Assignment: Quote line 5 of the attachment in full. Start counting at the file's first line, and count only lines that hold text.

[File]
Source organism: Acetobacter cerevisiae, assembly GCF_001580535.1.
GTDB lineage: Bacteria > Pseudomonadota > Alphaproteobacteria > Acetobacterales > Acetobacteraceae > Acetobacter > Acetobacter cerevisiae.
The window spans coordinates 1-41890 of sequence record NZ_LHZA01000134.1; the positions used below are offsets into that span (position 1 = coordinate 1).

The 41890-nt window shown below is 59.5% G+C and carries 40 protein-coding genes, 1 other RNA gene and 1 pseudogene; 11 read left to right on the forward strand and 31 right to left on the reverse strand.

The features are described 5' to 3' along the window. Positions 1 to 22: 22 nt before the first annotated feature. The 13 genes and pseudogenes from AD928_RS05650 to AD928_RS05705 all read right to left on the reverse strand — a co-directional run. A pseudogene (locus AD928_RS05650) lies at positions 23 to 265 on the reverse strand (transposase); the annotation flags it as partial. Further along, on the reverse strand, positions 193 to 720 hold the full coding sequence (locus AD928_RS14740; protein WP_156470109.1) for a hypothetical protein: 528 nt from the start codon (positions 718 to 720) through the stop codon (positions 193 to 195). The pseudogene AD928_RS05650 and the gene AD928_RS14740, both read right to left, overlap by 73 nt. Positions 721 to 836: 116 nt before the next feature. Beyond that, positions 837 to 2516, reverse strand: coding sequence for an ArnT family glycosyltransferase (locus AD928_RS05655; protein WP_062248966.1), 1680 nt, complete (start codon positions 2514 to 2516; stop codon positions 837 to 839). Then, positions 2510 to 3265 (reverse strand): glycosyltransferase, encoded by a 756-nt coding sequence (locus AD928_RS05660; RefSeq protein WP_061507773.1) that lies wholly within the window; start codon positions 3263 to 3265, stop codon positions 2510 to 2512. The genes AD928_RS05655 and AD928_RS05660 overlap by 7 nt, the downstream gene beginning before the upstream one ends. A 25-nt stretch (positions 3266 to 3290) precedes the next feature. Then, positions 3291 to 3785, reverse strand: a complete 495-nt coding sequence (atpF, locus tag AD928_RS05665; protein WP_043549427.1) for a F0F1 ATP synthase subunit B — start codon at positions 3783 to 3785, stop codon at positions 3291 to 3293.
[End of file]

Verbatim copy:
The features are described 5' to 3' along the window. Positions 1 to 22: 22 nt before the first annotated feature. The 13 genes and pseudogenes from AD928_RS05650 to AD928_RS05705 all read right to left on the reverse strand — a co-directional run. A pseudogene (locus AD928_RS05650) lies at positions 23 to 265 on the reverse strand (transposase); the annotation flags it as partial. Further along, on the reverse strand, positions 193 to 720 hold the full coding sequence (locus AD928_RS14740; protein WP_156470109.1) for a hypothetical protein: 528 nt from the start codon (positions 718 to 720) through the stop codon (positions 193 to 195). The pseudogene AD928_RS05650 and the gene AD928_RS14740, both read right to left, overlap by 73 nt. Positions 721 to 836: 116 nt before the next feature. Beyond that, positions 837 to 2516, reverse strand: coding sequence for an ArnT family glycosyltransferase (locus AD928_RS05655; protein WP_062248966.1), 1680 nt, complete (start codon positions 2514 to 2516; stop codon positions 837 to 839). Then, positions 2510 to 3265 (reverse strand): glycosyltransferase, encoded by a 756-nt coding sequence (locus AD928_RS05660; RefSeq protein WP_061507773.1) that lies wholly within the window; start codon positions 3263 to 3265, stop codon positions 2510 to 2512. The genes AD928_RS05655 and AD928_RS05660 overlap by 7 nt, the downstream gene beginning before the upstream one ends. A 25-nt stretch (positions 3266 to 3290) precedes the next feature. Then, positions 3291 to 3785, reverse strand: a complete 495-nt coding sequence (atpF, locus tag AD928_RS05665; protein WP_043549427.1) for a F0F1 ATP synthase subunit B — start codon at positions 3783 to 3785, stop codon at positions 3291 to 3293.